Budget expenditure: $702,650.00
Project Status:
Current
Principal Investigator: Clayton Nelson
Organisation: One Sea Pty Ltd
Project start/end date: 31 Oct 2020 - 30 Apr 2023
Contact:
FRDC
TAGS
Sustainability
Stock Assessment
Reproduction
Productivity
Innovation
SPECIES
Ballot's Saucer Scallop

Need

A substantial rise in future demand for seafood is forecast with ocean fishery productivity projected to decline by up to 50% in some fisheries due to ecological disruptions. A key challenge therefore will be maintaining fishery productivity. Shark Bay and the Abrolhos Islands scallop fisheries are prime examples - following the extreme marine heat wave of 2011 lost income from these fisheries is estimated at $53 million GVP, or $155 million including multipliers.

The integration of aquaculture and wild fisheries is becoming increasingly recognised as a tool for enhancing fishery productivity (Taylor et al, 2017). Re-stocking and stock enhancement following recruitment failure could lead to faster fishery recoveries, and also be used to supplement natural recruitment to provide a more consistent and higher yield harvest from year to year. Development of supply chains for scallops into domestic and overseas high-value live markets requires consistent supply. Due to climatic variability and highly variable natural recruitment there is an urgent need to investigate scallop stock enhancement using hatchery-produced juveniles in WA.

A key element for success will be the development of reliable, efficient and scalable seed production systems, which will be based on previous research findings integrated novel, contemporary shellfish production technology. During this project, 16 million cultured scallop spat are planned to be released. The annual yield of scallops from the Rottnest SWF Zone A is 25 to 50 tonnes (whole scallop weight), or approximately 250,000 - 500,000 scallops assuming an average weight of 0.100 kg/whole scallop. This Project aims to release on average 8 million spat each year of the Project (600,000, 1,500,000 and 6,000,000 of 10mm, 5mm and 2mm spat respectively), which could contribute 45,000 hatchery-produced scallops to the catch each year assuming 2.50%, 1.00% and 0.25% of 10mm, 5mm and 2mm spat released respectively were captured, increasing yield by 8.3 – 16.6 % in the annual production, demonstrating the feasibility of scallop stock enhancement.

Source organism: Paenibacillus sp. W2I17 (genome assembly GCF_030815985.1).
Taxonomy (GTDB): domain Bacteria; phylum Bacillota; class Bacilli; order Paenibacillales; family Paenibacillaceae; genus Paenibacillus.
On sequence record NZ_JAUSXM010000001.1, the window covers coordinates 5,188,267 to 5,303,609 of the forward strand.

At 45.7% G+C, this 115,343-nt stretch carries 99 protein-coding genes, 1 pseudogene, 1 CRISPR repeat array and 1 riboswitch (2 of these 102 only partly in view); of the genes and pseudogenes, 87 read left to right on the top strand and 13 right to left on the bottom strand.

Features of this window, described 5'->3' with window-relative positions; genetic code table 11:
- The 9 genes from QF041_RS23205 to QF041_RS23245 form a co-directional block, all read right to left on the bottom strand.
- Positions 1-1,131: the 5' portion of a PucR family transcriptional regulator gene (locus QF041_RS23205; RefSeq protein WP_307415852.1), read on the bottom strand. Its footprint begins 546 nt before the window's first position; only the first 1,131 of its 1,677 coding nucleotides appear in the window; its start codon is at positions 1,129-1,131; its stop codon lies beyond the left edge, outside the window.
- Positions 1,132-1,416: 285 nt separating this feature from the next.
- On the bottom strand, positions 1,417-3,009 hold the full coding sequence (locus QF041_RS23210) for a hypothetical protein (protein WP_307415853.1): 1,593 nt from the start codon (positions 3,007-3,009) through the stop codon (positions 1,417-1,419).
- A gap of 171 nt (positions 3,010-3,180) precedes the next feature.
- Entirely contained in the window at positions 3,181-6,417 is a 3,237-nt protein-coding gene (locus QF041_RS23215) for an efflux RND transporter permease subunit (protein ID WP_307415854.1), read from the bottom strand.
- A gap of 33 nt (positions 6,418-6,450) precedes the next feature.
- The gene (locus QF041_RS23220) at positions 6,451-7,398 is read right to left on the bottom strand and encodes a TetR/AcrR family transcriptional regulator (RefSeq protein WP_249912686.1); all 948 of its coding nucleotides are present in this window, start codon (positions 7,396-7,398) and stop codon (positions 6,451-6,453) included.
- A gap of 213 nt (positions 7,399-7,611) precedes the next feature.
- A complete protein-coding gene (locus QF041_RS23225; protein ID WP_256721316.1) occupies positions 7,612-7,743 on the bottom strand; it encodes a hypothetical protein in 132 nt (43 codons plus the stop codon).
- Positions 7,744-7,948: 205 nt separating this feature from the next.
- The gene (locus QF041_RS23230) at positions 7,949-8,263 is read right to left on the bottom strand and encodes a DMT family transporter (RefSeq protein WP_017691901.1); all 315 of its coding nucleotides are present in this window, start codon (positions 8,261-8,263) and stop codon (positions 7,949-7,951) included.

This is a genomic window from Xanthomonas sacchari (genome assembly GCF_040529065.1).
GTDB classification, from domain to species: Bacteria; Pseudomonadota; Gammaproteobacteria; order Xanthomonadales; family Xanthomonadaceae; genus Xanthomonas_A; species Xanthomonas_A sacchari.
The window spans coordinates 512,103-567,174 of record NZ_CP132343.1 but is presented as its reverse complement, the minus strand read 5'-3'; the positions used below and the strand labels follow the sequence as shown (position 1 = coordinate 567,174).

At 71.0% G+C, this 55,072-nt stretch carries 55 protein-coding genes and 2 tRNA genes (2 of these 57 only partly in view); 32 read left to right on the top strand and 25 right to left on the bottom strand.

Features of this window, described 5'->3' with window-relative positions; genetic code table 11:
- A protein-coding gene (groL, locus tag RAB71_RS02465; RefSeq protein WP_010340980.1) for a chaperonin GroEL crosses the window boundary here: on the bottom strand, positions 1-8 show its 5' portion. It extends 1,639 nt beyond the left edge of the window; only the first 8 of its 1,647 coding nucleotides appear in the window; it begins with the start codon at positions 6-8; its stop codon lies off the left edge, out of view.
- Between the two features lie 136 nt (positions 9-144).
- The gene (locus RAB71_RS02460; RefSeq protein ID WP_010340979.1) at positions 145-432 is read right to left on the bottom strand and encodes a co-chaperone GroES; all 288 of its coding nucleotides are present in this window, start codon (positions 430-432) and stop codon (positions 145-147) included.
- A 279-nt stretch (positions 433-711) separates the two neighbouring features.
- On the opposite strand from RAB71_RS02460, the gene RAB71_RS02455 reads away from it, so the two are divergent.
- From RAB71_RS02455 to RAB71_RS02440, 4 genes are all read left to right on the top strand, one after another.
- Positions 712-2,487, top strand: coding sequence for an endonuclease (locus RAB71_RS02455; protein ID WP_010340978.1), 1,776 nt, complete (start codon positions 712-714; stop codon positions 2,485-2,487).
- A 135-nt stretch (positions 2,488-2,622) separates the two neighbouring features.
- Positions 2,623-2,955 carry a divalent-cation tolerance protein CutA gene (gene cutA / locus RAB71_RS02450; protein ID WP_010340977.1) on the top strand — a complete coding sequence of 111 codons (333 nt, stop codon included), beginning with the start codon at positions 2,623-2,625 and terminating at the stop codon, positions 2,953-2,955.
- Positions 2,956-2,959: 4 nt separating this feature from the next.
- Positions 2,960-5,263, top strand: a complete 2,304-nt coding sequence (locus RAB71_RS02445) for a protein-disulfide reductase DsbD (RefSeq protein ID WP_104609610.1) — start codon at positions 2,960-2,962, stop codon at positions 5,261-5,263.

Objectives

1. Develop and validate genetic tools to determine parentage / origin of scallops and measure genetic diversity
2. Develop hatchery and nursery protocols for consistent production of scallop spat
3. Develop strategies and methodologies for scallop spat deployment and stock enhancement sampling
measurement of seeded scallop spat survivorship
assessment of effect of spat size at deployment on survival rates
duration of growth to market size
determine impact of enhancement

Related research

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